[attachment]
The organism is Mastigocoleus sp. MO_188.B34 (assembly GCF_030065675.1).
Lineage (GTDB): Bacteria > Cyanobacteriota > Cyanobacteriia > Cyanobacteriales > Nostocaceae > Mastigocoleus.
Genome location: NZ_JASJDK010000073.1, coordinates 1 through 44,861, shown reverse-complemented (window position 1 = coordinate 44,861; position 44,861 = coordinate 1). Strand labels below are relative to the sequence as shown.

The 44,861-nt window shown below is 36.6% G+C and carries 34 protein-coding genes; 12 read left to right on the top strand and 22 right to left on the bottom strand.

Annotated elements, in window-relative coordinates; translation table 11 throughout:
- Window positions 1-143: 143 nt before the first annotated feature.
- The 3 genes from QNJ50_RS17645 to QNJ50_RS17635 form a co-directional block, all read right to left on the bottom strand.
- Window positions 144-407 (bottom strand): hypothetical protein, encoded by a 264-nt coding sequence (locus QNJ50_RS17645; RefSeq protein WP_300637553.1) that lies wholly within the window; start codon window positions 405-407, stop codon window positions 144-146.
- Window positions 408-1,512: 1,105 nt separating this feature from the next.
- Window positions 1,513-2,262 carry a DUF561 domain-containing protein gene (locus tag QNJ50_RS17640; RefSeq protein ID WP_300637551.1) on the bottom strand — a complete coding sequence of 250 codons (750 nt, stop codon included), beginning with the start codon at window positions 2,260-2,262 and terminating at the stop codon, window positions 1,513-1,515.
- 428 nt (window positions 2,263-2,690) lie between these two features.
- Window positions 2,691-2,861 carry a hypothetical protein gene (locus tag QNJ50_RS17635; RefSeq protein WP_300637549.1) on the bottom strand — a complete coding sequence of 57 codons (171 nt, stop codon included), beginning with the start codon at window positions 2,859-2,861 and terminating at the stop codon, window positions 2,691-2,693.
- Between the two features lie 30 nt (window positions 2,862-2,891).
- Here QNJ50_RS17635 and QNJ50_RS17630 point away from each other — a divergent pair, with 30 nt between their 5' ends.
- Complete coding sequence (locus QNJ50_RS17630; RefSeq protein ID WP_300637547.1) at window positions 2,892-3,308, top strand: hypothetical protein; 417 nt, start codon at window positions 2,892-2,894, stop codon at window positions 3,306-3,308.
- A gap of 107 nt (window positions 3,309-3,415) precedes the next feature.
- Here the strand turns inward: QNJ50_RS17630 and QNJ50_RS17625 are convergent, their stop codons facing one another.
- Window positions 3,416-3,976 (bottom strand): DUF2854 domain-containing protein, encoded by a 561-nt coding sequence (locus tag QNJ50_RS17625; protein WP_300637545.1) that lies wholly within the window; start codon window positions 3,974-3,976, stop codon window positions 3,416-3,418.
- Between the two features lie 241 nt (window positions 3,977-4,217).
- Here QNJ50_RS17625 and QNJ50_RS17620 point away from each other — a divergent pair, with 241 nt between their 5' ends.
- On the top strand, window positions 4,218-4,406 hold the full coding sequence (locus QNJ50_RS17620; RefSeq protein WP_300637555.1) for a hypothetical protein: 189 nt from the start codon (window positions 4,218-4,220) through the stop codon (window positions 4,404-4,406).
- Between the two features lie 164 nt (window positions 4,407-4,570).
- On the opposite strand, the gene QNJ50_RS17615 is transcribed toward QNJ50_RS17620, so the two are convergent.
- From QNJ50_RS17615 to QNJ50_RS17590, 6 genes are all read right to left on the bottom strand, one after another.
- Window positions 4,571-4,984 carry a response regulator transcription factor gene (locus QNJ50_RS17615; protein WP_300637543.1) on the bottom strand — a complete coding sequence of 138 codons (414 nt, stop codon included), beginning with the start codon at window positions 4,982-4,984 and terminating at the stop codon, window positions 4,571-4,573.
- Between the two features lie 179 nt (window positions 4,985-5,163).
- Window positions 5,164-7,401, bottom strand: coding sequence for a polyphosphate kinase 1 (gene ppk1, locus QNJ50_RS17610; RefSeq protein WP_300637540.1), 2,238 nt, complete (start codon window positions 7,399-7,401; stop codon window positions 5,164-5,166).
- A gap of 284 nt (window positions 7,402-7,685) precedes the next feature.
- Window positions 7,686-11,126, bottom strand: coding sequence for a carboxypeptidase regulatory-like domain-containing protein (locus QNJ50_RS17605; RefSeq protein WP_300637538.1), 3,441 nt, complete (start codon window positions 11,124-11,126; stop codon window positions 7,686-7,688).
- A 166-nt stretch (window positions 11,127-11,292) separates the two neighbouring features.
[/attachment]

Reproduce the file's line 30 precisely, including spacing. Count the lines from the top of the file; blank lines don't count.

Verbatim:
- A 166-nt stretch (window positions 11,127-11,292) separates the two neighbouring features.